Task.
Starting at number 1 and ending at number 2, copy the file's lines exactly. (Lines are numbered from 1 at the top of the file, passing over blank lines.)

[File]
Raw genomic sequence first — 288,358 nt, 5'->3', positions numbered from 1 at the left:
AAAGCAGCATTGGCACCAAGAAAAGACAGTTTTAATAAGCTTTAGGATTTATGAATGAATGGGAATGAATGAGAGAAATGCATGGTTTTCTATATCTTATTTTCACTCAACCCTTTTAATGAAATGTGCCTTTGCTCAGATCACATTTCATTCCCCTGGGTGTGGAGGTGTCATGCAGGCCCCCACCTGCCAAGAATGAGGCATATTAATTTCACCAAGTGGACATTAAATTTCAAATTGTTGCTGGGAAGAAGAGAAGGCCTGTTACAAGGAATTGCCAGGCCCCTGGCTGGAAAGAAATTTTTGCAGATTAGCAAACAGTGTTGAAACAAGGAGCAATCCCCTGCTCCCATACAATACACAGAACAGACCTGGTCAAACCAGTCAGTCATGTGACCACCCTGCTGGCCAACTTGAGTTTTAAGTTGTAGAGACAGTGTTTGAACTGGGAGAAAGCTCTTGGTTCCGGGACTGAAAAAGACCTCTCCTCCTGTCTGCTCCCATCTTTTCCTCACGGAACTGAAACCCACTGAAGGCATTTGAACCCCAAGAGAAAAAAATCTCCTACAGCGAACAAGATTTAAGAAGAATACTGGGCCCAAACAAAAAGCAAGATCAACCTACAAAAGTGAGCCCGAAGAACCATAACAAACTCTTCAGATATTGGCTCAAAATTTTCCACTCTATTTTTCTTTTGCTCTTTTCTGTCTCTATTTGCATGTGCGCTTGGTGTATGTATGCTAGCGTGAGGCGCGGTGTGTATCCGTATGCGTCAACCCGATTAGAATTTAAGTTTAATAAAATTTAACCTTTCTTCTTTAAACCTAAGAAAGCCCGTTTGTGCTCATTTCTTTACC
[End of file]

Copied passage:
Raw genomic sequence first — 288,358 nt, 5'->3', positions numbered from 1 at the left:
AAAGCAGCATTGGCACCAAGAAAAGACAGTTTTAATAAGCTTTAGGATTTATGAATGAATGGGAATGAATGAGAGAAATGCATGGTTTTCTATATCTTATTTTCACTCAACCCTTTTAATGAAATGTGCCTTTGCTCAGATCACATTTCATTCCCCTGGGTGTGGAGGTGTCATGCAGGCCCCCACCTGCCAAGAATGAGGCATATTAATTTCACCAAGTGGACATTAAATTTCAAATTGTTGCTGGGAAGAAGAGAAGGCCTGTTACAAGGAATTGCCAGGCCCCTGGCTGGAAAGAAATTTTTGCAGATTAGCAAACAGTGTTGAAACAAGGAGCAATCCCCTGCTCCCATACAATACACAGAACAGACCTGGTCAAACCAGTCAGTCATGTGACCACCCTGCTGGCCAACTTGAGTTTTAAGTTGTAGAGACAGTGTTTGAACTGGGAGAAAGCTCTTGGTTCCGGGACTGAAAAAGACCTCTCCTCCTGTCTGCTCCCATCTTTTCCTCACGGAACTGAAACCCACTGAAGGCATTTGAACCCCAAGAGAAAAAAATCTCCTACAGCGAACAAGATTTAAGAAGAATACTGGGCCCAAACAAAAAGCAAGATCAACCTACAAAAGTGAGCCCGAAGAACCATAACAAACTCTTCAGATATTGGCTCAAAATTTTCCACTCTATTTTTCTTTTGCTCTTTTCTGTCTCTATTTGCATGTGCGCTTGGTGTATGTATGCTAGCGTGAGGCGCGGTGTGTATCCGTATGCGTCAACCCGATTAGAATTTAAGTTTAATAAAATTTAACCTTTCTTCTTTAAACCTAAGAAAGCCCGTTTGTGCTCATTTCTTTACC